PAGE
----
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Dec 7, 2015

2015/2016 Sugar Crop Kicks Off in the North

After two successive crop season delays underscored by tension and strife in the industry, the 2015/2016 crop season started right on schedule. But even with that start there is concern since world market prices have dictated a very low first payment for farmers this crop. And if that’s not bad enough there is worse on the horizon since preferential treatment comes to an end very soon. Against that backdrop there is a sense of urgency from all stakeholders because all must come to the table to chart a path forward. Mike Rudon went north today for the start of crop and for a look at storm clouds looming.


Mike Rudon, Reporting

The 2015 sugar cane crop season opened this morning, with the Progressive Sugar Cane Producers Association delivering first. It was a slow start which delayed the commencement of milling for hours, but in this volatile industry just starting on time is a good thing.


Gabriel Martinez

Gabriel Martinez, Chairman, Sugar Industry Control Board

“I guess over the days that have passed we have all been in discussions, debates, fine-tuning everything so that we can start this season on time. I guess we are all so happy to start today because the idea is to start on time so that we can finish on time with the hope that, weather permitting, the factory can mill for some days more and so farmers can have that relief of being able to deliver some more of their product.”


Part of the crop-season opening this morning included the highlighting of investments during off-season, including the installation of a new forty-ton truck dumper which will greatly enhance the delivery of cane.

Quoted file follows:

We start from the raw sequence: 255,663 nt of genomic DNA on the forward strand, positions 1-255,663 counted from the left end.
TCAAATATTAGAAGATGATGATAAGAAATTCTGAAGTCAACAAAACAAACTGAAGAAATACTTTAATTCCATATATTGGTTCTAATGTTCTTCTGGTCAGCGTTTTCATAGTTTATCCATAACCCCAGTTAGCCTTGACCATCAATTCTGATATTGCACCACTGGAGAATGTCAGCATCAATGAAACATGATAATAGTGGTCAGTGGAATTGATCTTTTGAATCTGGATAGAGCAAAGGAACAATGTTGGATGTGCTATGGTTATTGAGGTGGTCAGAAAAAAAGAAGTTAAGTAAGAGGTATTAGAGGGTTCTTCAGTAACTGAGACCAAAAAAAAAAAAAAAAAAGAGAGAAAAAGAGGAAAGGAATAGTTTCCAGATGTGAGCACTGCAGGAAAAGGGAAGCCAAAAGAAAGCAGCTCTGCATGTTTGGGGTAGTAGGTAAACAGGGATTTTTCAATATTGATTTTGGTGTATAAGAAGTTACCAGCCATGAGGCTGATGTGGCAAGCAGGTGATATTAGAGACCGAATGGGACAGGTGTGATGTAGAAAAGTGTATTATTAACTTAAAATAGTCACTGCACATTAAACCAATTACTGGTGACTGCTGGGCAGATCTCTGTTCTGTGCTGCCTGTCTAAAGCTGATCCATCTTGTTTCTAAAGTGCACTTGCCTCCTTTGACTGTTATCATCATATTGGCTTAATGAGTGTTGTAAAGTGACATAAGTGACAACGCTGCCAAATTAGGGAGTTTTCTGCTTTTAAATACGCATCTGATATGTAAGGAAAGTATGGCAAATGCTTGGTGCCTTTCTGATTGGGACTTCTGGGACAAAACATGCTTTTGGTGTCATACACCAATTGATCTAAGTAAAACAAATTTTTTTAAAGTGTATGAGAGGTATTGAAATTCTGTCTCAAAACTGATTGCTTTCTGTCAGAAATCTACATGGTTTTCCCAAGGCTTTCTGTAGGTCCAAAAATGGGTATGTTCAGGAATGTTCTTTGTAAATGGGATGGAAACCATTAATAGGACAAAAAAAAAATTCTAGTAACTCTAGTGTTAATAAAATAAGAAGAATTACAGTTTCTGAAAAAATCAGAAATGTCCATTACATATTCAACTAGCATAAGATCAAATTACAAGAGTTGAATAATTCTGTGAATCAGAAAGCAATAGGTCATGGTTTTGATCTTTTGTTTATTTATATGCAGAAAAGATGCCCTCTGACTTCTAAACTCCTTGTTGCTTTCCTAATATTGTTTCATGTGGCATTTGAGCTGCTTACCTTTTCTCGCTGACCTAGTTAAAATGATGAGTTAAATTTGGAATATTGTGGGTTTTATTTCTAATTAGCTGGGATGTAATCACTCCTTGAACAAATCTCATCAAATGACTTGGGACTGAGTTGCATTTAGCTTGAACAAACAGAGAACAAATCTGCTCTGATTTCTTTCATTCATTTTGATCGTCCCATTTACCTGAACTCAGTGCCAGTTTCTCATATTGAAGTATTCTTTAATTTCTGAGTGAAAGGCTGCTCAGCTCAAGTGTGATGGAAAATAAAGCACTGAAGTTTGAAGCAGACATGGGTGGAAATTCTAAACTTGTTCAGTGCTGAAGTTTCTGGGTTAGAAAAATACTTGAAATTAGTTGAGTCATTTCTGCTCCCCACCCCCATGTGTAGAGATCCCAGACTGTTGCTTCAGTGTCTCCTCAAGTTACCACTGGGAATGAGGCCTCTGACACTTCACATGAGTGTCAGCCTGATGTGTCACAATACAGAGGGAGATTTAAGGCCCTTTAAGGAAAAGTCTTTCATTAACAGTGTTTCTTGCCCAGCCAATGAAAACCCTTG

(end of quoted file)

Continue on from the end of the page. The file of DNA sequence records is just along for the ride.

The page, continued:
Sean Chavarria

Sean Chavarria, Financial Controller, B.S.I.

“We expect to see a lot of benefits from it—both from industry standpoint, safety as well. As you can see from some of the footage, the operators and drivers of those vehicles when they are unloading cane, using the cranes, they have to get on top of the trucks. They have to get on top of their trucks, they have to hook them on and it poses a safety risk as well. But with the truck dumpers and this new one, you go on to the ramp, you hook your truck, you signal that it is ready and the operator in the cane yard cabin offloads it. Once the carriers is free, it takes less than a minute and the truck goes away.”


The truck dumper represents an investment of more than a million dollars, and there have been similar investments over the past few years. Now, instead of waiting days to deliver cane there is a turnaround time of less than an hour. With all that, B.S.I. can still only mill a maximum of one point three million tons per season, while the latest survey estimates one point seven tons in the fields.


Sean Chavarria

“That plan is to get all the stakeholders together to agree what the future lies for Belize and what each stakeholder will do. So from our end, yes, it is our vision to expand the mill, but we need certain things in place. We need commitment from growers to improve on harvesting and delivering, trying to cut costs. As you know, the market is changing and with the decline in prices, we have to look at costs. We can’t say we will expand if we aren’t able to compete at a lower price. So that is a priority for us; cause if we expand to one point eight and you find that farmers cannot cope with lower prices, then you’ll have a mill that is under-utilized because production will start to decline. So that plan is very important. We need to have that plan in place to chart the way forward in how we can reduce our harvesting cost, our delivery cost [and] improve quality because it is a very big commitment on behalf of the company. It is over two hundred million Belize dollars to expand to one point eight million.”